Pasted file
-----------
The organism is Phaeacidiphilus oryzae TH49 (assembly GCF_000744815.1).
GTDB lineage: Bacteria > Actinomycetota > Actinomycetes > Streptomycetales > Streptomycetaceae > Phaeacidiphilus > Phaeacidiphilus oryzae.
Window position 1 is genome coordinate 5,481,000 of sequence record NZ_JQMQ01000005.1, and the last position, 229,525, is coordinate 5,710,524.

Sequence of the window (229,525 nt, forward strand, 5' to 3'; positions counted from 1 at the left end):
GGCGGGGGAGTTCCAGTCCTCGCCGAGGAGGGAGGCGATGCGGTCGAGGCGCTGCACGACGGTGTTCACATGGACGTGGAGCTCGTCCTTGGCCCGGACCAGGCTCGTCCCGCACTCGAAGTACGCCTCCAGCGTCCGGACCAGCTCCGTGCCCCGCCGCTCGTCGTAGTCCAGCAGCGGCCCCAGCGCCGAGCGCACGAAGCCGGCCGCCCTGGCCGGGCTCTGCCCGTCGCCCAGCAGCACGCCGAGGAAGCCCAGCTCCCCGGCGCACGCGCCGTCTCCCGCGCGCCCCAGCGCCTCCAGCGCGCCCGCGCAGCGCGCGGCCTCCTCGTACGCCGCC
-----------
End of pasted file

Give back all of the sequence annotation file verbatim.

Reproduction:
The organism is Phaeacidiphilus oryzae TH49 (assembly GCF_000744815.1).
GTDB lineage: Bacteria > Actinomycetota > Actinomycetes > Streptomycetales > Streptomycetaceae > Phaeacidiphilus > Phaeacidiphilus oryzae.
Window position 1 is genome coordinate 5,481,000 of sequence record NZ_JQMQ01000005.1, and the last position, 229,525, is coordinate 5,710,524.

Sequence of the window (229,525 nt, forward strand, 5' to 3'; positions counted from 1 at the left end):
GGCGGGGGAGTTCCAGTCCTCGCCGAGGAGGGAGGCGATGCGGTCGAGGCGCTGCACGACGGTGTTCACATGGACGTGGAGCTCGTCCTTGGCCCGGACCAGGCTCGTCCCGCACTCGAAGTACGCCTCCAGCGTCCGGACCAGCTCCGTGCCCCGCCGCTCGTCGTAGTCCAGCAGCGGCCCCAGCGCCGAGCGCACGAAGCCGGCCGCCCTGGCCGGGCTCTGCCCGTCGCCCAGCAGCACGCCGAGGAAGCCCAGCTCCCCGGCGCACGCGCCGTCTCCCGCGCGCCCCAGCGCCTCCAGCGCGCCCGCGCAGCGCGCGGCCTCCTCGTACGCCGCC